However, Prodi might still be able to make serious changes if he acts quickly and decisively. He is under pressure from abroad - the EU, the International Monetary Fund (IMF) and the ratings agencies - which he can use as a stick to keep his own allies in line and justify the bitter medicine to those who have to swallow it. He has an able and tough ally in the Bank of Italys new governor Mario Draghi and, most likely, an equally competent minister of the economy in Tommaso Padoa-Schioppa. At least for the first few months, he can genuinely point to the previous government as being responsible for the countrys economic problems and his tiny majority can paradoxically be seen as a strength: a serious defeat in parliament would mean a return to the polls, which none of his allies are seriously prepared to face.
That is Prodis best-case scenario; the downside is that his majority in the chamber of deputies is small and in the senate tiny. His coalition is fractious, going from the centrist UDEUR to the Rifondazione Comunista by way of the militantly secular Rosa nel Pugno and the mainstream Democratici di Sinistra, whose candidate Giorgio Napolitano was elected president of the republic to replace Carlo Azeglio Ciampi on the fourth ballot on 10 May.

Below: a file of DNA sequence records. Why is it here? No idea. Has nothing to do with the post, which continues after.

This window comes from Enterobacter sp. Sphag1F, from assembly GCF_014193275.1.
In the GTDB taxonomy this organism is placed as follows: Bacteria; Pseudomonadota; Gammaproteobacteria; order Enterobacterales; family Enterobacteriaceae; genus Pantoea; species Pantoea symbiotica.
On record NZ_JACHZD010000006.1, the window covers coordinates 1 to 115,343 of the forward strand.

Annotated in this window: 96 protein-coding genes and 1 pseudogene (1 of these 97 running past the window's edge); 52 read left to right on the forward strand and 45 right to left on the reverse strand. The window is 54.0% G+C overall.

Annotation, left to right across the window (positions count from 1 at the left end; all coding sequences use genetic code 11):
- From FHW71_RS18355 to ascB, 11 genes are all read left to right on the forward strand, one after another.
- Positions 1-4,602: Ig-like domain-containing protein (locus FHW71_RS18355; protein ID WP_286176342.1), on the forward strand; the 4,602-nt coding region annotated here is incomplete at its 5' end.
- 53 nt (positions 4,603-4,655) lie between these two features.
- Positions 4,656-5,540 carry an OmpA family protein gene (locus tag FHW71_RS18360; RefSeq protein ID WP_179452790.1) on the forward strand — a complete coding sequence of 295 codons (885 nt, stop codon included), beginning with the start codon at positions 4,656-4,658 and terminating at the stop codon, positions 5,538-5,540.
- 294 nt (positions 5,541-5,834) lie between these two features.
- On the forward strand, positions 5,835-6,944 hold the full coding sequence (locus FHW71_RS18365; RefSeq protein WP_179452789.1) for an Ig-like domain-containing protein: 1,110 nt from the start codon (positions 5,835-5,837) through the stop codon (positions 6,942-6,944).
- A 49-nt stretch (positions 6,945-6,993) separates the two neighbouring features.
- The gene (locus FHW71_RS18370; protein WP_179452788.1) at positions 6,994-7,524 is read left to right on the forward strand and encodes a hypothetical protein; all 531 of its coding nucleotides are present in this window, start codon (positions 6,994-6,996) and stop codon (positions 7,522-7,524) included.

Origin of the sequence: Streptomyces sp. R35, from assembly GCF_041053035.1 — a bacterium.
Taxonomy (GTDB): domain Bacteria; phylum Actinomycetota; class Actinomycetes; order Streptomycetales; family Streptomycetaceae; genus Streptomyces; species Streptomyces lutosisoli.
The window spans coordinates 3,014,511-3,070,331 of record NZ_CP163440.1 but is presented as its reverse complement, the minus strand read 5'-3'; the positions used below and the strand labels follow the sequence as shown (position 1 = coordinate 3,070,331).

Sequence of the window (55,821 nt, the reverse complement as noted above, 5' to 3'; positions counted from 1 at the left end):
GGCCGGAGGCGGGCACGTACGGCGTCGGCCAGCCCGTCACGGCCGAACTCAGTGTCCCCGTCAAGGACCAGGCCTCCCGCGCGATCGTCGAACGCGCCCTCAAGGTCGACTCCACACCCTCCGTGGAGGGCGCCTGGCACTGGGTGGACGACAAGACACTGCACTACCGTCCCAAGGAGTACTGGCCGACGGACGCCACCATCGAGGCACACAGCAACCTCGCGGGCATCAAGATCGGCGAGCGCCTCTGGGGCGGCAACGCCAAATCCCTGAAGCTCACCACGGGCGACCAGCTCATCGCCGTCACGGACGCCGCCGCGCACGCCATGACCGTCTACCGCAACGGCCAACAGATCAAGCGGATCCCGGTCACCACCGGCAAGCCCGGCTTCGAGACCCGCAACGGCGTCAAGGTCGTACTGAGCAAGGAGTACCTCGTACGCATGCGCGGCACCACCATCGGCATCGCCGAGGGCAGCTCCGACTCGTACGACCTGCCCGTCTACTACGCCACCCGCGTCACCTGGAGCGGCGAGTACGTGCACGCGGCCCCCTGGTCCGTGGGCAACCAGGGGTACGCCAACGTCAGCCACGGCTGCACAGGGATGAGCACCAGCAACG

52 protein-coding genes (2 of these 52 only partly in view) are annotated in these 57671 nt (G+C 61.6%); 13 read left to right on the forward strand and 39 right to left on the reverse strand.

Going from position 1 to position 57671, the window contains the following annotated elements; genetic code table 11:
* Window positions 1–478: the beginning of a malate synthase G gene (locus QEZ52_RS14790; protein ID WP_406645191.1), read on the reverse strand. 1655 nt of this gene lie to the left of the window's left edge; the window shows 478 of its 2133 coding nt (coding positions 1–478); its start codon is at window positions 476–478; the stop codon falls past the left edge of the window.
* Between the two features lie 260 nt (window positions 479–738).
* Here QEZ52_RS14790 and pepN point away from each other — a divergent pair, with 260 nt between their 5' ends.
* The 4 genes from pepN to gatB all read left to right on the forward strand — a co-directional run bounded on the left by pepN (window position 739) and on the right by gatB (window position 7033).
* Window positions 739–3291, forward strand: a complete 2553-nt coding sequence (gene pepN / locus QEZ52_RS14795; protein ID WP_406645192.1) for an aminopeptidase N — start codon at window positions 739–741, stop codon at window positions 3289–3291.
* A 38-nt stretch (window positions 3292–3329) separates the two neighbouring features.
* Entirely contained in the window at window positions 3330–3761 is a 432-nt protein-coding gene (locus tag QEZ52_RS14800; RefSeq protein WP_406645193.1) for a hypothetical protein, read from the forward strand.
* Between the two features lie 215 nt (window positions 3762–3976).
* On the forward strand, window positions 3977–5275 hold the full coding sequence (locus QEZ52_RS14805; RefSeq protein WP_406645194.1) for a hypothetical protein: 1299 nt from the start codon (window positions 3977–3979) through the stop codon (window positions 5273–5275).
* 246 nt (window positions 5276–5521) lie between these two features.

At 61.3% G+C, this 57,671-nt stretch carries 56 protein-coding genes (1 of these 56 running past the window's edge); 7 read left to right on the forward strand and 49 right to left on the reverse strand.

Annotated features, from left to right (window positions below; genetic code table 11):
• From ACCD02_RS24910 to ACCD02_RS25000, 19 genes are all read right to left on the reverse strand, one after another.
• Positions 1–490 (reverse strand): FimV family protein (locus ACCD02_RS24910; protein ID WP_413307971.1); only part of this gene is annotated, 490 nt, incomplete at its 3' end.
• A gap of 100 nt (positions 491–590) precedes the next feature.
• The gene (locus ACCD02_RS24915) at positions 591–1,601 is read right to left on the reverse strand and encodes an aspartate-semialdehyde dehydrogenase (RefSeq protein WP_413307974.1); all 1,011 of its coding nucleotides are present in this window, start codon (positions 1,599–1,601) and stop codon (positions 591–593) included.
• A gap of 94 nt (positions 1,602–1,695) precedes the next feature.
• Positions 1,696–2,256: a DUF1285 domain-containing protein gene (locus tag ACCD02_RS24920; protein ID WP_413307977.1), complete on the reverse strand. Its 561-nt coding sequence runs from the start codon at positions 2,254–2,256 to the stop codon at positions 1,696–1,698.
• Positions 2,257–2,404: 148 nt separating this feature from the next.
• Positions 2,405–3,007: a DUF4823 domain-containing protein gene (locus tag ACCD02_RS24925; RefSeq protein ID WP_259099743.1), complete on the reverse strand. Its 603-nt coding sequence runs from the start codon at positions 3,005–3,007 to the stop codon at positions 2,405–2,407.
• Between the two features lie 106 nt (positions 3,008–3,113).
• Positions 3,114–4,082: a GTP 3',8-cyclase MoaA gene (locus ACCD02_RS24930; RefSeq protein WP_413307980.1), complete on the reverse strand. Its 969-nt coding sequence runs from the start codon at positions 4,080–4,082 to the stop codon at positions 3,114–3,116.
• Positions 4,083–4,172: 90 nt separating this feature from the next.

Now that parliament has elected Italy's new president, Prodi must put together a government, which means sharing out the posts in a way that will keep his coalition allies satisfied and also have a reasonable chance of getting the job done. Then at the end of the month there are the local elections (see pages 11, 16 and 17), which could put a strain on the coalition if centre-left candidates do not put in a good showing. This will be followed by a referendum on 25-26 June on the centre-rights constitutional amendment which gives more power to the regions. However, there is a fair chance that both votes could strengthen the government if the parties in the coalition poll more in the local elections than they did in the April parliamentary vote and if the constitutional amendment is rejected.
Much more difficult will be the refinancing of Italys mission in Iraq, due to be debated in parliament next month. It will pass, as the centre-right parties will hardly stop an initiative which they began, but it would be very embarrassing for the government, which can expect defections within its own coalition ranks, especially on the far left, if it has to depend on the support or abstention of the centre-right opposition.
A final hurdle will be the budget, which begins its long journey in September. If Prodi can pilot it and perhaps even a mini-budget before then successfully through parliament, his government stands a good chance of lasting. By Christmas, the cracks in the centre-rights Casa delle Libert will begin to show more openly and the leadership challenges to Berlusconi, which were already evident before the parliamentary elections, will probably be out in the open.
However if Prodi cannot show clear leadership Berlusconi could make it through to the next season.